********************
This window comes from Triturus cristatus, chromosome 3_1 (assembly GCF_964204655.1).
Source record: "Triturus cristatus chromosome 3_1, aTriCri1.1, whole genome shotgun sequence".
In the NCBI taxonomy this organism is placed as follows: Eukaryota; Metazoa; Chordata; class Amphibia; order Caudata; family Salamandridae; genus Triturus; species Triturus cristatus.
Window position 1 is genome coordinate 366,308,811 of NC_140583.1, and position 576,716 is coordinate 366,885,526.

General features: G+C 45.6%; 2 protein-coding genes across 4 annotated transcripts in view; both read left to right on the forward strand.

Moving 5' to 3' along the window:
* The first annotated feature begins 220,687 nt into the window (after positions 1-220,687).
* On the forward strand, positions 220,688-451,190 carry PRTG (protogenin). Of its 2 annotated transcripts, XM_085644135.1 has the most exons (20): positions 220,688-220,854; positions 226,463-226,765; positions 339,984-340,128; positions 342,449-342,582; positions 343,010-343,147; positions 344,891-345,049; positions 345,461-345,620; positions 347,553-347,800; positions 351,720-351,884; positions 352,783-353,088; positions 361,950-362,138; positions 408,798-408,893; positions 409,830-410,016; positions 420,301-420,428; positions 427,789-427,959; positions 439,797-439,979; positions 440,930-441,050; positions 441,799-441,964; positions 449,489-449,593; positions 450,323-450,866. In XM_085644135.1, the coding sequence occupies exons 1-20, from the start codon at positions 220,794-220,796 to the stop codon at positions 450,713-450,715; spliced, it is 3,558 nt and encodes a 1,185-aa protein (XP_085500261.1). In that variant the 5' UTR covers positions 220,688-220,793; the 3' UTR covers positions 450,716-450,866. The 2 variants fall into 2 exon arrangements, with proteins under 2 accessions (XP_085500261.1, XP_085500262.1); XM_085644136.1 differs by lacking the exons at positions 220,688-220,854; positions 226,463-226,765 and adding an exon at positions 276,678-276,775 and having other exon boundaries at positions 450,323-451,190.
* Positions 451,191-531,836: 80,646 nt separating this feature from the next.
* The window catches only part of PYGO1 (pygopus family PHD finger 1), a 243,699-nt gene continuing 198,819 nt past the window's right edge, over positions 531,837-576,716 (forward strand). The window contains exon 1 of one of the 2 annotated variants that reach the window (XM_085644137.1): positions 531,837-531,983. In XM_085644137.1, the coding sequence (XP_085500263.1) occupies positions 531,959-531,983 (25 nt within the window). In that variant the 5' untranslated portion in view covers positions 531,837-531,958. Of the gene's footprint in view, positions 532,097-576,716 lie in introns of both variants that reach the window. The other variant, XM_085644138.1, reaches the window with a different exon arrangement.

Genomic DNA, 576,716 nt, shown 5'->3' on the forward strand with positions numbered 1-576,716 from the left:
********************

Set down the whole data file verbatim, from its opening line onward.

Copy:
This window comes from Triturus cristatus, chromosome 3_1 (assembly GCF_964204655.1).
Source record: "Triturus cristatus chromosome 3_1, aTriCri1.1, whole genome shotgun sequence".
In the NCBI taxonomy this organism is placed as follows: Eukaryota; Metazoa; Chordata; class Amphibia; order Caudata; family Salamandridae; genus Triturus; species Triturus cristatus.
Window position 1 is genome coordinate 366,308,811 of NC_140583.1, and position 576,716 is coordinate 366,885,526.

General features: G+C 45.6%; 2 protein-coding genes across 4 annotated transcripts in view; both read left to right on the forward strand.

Moving 5' to 3' along the window:
* The first annotated feature begins 220,687 nt into the window (after positions 1-220,687).
* On the forward strand, positions 220,688-451,190 carry PRTG (protogenin). Of its 2 annotated transcripts, XM_085644135.1 has the most exons (20): positions 220,688-220,854; positions 226,463-226,765; positions 339,984-340,128; positions 342,449-342,582; positions 343,010-343,147; positions 344,891-345,049; positions 345,461-345,620; positions 347,553-347,800; positions 351,720-351,884; positions 352,783-353,088; positions 361,950-362,138; positions 408,798-408,893; positions 409,830-410,016; positions 420,301-420,428; positions 427,789-427,959; positions 439,797-439,979; positions 440,930-441,050; positions 441,799-441,964; positions 449,489-449,593; positions 450,323-450,866. In XM_085644135.1, the coding sequence occupies exons 1-20, from the start codon at positions 220,794-220,796 to the stop codon at positions 450,713-450,715; spliced, it is 3,558 nt and encodes a 1,185-aa protein (XP_085500261.1). In that variant the 5' UTR covers positions 220,688-220,793; the 3' UTR covers positions 450,716-450,866. The 2 variants fall into 2 exon arrangements, with proteins under 2 accessions (XP_085500261.1, XP_085500262.1); XM_085644136.1 differs by lacking the exons at positions 220,688-220,854; positions 226,463-226,765 and adding an exon at positions 276,678-276,775 and having other exon boundaries at positions 450,323-451,190.
* Positions 451,191-531,836: 80,646 nt separating this feature from the next.
* The window catches only part of PYGO1 (pygopus family PHD finger 1), a 243,699-nt gene continuing 198,819 nt past the window's right edge, over positions 531,837-576,716 (forward strand). The window contains exon 1 of one of the 2 annotated variants that reach the window (XM_085644137.1): positions 531,837-531,983. In XM_085644137.1, the coding sequence (XP_085500263.1) occupies positions 531,959-531,983 (25 nt within the window). In that variant the 5' untranslated portion in view covers positions 531,837-531,958. Of the gene's footprint in view, positions 532,097-576,716 lie in introns of both variants that reach the window. The other variant, XM_085644138.1, reaches the window with a different exon arrangement.

Genomic DNA, 576,716 nt, shown 5'->3' on the forward strand with positions numbered 1-576,716 from the left: